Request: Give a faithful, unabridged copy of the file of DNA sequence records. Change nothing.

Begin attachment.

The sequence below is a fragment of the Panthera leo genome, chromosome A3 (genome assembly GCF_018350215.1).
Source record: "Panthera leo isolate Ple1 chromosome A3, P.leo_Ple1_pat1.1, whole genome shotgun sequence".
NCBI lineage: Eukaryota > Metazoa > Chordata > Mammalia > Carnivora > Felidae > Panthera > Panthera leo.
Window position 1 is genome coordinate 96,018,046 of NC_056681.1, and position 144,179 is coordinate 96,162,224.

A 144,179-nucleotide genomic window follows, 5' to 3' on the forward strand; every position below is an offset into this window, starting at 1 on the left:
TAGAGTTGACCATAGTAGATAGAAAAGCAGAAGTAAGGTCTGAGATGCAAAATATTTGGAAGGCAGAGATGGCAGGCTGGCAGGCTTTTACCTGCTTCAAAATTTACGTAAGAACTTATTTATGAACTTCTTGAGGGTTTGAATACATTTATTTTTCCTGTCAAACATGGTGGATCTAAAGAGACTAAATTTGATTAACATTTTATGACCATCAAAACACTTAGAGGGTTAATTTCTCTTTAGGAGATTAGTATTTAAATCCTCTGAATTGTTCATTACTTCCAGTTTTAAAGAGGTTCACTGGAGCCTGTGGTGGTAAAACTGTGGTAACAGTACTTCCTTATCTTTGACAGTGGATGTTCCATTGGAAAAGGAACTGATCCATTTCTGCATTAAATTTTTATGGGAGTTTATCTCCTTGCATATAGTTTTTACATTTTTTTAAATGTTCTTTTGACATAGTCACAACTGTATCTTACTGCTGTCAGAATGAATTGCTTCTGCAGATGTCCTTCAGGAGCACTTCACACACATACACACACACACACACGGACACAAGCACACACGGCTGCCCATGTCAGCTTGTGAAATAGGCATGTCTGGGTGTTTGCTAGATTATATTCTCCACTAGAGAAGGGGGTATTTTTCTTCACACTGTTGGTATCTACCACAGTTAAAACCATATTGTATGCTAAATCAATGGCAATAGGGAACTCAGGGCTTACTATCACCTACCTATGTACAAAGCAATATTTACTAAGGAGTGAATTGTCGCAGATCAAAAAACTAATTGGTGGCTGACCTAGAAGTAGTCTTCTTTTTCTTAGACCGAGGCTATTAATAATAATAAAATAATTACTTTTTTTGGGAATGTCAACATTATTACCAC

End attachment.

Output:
The sequence below is a fragment of the Panthera leo genome, chromosome A3 (genome assembly GCF_018350215.1).
Source record: "Panthera leo isolate Ple1 chromosome A3, P.leo_Ple1_pat1.1, whole genome shotgun sequence".
NCBI lineage: Eukaryota > Metazoa > Chordata > Mammalia > Carnivora > Felidae > Panthera > Panthera leo.
Window position 1 is genome coordinate 96,018,046 of NC_056681.1, and position 144,179 is coordinate 96,162,224.

A 144,179-nucleotide genomic window follows, 5' to 3' on the forward strand; every position below is an offset into this window, starting at 1 on the left:
TAGAGTTGACCATAGTAGATAGAAAAGCAGAAGTAAGGTCTGAGATGCAAAATATTTGGAAGGCAGAGATGGCAGGCTGGCAGGCTTTTACCTGCTTCAAAATTTACGTAAGAACTTATTTATGAACTTCTTGAGGGTTTGAATACATTTATTTTTCCTGTCAAACATGGTGGATCTAAAGAGACTAAATTTGATTAACATTTTATGACCATCAAAACACTTAGAGGGTTAATTTCTCTTTAGGAGATTAGTATTTAAATCCTCTGAATTGTTCATTACTTCCAGTTTTAAAGAGGTTCACTGGAGCCTGTGGTGGTAAAACTGTGGTAACAGTACTTCCTTATCTTTGACAGTGGATGTTCCATTGGAAAAGGAACTGATCCATTTCTGCATTAAATTTTTATGGGAGTTTATCTCCTTGCATATAGTTTTTACATTTTTTTAAATGTTCTTTTGACATAGTCACAACTGTATCTTACTGCTGTCAGAATGAATTGCTTCTGCAGATGTCCTTCAGGAGCACTTCACACACATACACACACACACACACGGACACAAGCACACACGGCTGCCCATGTCAGCTTGTGAAATAGGCATGTCTGGGTGTTTGCTAGATTATATTCTCCACTAGAGAAGGGGGTATTTTTCTTCACACTGTTGGTATCTACCACAGTTAAAACCATATTGTATGCTAAATCAATGGCAATAGGGAACTCAGGGCTTACTATCACCTACCTATGTACAAAGCAATATTTACTAAGGAGTGAATTGTCGCAGATCAAAAAACTAATTGGTGGCTGACCTAGAAGTAGTCTTCTTTTTCTTAGACCGAGGCTATTAATAATAATAAAATAATTACTTTTTTTGGGAATGTCAACATTATTACCAC